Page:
It started with a story.  A story told by a man that you know has seen and felt too much.  He’s pretty open about it and if not for the occasional lost look and catch in the throat I’m not sure if people would notice.  I know some didn’t.  It could be because he is someone I greatly admire or because his past is my future but I felt every word he did and didn’t say.  As he recounted his experiences in war zones and humanitarian catastrophes I flipped between wanting to ask him to stop and wanting to sit beside him and hold his hand.  I did neither.  It was a training session and we all needed to be trained.

This training session was on the art of the interview.  More specifically the art of interviewing within the humanitarian or development context which loosely translates as how to interview a stranger who has limited or no experience with foreigners about predominantly personal and upsetting topics.  We all have our different styles for this.  I tend to pull funny faces at children to make them laugh – only when culturally

She looked curious so I gave her my hand. She responded with a smile…just before she bit into my finger.

appropriate of course.  I ask general questions about a woman’s clothes and hair and share embarrassing stories about myself.  And then in the moments where we are laughing or smiling quietly at each other they, for some reason tell me their story.

I’m not sure if I would be as trusting with my vulnerability.  As an exercise in the training we were asked to role-play an interview where the interviewer has to ask their subject about the saddest day in their life.  With the exception of one person no one told that story.  They still told a sad tale but not the saddest.  Even I, as an observer and support facilitator, mentally self selected a sad story but knew it wasn’t my saddest moment.  Why would I want to share that?  Why would I want to go to that place again?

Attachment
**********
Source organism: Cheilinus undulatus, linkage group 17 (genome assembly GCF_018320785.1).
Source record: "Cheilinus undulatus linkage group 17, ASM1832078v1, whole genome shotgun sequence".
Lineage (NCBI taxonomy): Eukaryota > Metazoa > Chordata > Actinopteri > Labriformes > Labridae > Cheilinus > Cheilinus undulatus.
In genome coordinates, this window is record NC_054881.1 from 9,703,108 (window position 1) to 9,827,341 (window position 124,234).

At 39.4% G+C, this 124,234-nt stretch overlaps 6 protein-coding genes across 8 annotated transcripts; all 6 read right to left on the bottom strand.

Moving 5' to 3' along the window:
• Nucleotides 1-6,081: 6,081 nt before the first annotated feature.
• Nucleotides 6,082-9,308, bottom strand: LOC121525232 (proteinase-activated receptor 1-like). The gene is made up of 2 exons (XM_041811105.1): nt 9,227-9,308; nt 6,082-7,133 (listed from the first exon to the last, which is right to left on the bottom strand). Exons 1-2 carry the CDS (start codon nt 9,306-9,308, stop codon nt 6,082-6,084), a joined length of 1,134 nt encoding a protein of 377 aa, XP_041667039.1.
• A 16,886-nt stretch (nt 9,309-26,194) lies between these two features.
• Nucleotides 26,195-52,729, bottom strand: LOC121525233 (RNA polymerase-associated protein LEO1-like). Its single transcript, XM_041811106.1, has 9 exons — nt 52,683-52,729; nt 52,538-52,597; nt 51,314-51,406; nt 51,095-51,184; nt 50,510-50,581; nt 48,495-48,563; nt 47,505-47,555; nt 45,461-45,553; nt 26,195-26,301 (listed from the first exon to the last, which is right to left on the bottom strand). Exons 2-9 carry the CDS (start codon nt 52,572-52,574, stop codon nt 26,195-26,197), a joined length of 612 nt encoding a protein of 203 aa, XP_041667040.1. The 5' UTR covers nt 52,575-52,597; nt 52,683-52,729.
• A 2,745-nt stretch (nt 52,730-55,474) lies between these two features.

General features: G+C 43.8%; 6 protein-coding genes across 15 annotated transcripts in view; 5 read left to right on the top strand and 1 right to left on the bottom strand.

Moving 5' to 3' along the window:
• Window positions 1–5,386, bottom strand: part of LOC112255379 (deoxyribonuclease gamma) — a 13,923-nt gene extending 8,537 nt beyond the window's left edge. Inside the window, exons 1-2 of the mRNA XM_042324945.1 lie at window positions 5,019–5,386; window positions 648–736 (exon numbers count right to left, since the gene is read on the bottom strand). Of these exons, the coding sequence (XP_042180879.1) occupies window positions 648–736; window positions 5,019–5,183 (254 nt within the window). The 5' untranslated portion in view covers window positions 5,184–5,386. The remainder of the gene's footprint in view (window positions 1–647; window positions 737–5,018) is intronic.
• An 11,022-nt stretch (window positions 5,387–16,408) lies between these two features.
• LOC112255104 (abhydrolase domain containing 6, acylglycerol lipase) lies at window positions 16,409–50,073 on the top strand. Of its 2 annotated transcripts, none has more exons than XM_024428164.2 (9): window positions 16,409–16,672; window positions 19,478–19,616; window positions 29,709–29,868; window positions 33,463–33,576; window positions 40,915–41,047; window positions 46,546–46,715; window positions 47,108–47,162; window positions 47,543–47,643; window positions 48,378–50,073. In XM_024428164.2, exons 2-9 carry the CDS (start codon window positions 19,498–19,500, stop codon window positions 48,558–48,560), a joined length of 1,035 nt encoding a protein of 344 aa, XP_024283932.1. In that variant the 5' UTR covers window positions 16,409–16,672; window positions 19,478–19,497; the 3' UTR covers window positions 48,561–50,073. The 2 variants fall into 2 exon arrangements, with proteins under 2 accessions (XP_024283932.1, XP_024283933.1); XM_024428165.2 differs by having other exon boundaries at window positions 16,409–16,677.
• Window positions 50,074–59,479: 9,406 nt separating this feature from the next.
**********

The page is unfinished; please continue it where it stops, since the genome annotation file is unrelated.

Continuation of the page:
I think the only funny thing about telling this joke was my facial expression.

When I tell a story I want people to think I’m smart and funny.  Ok funny might be pushing it, so lets downgrade that to interesting.  Most of all I like to pretend I am tough.  I like jumping about in the boxing ring throwing punches at stuffed bags.  I like to drink, wine mostly but will take to shots if I sense a challenge coming my way.  I hold people’s stares, I cross my arms, I do a lot of things to try to convince the world I am tough.  I don’t think anyone really believes me, but generally they seem to indulge the pretense.  But we all know the truth.  Things get to me, I get sad, I cry and yes I even occasionally hug my favourite childhood teddy bear for comfort.

During the training one of my staff members looked directly at me and asked if I considered them not doing their job properly if they didn’t push someone to tell their saddest story because you could see it causing distress.  I instantly felt my inner marketer, communicator and humanitarian fighting it out.  I babbled out an answer in the pressure of that moment.  I don’t recall what I said.  But I do know I have backed away from questions that I probably should have asked and I have switched off my recorder when the conversation got too painful and I was asked to do so.  Somewhere in the midst of gathering a story there is a place where your inner communicator and conscious sit at peace with each other.  Some call it compromise, some call it decency, and some call it integrity.  I just think of it as being human.  And being human is very important for a humanitarian.


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Filed under Emergency Communications, Training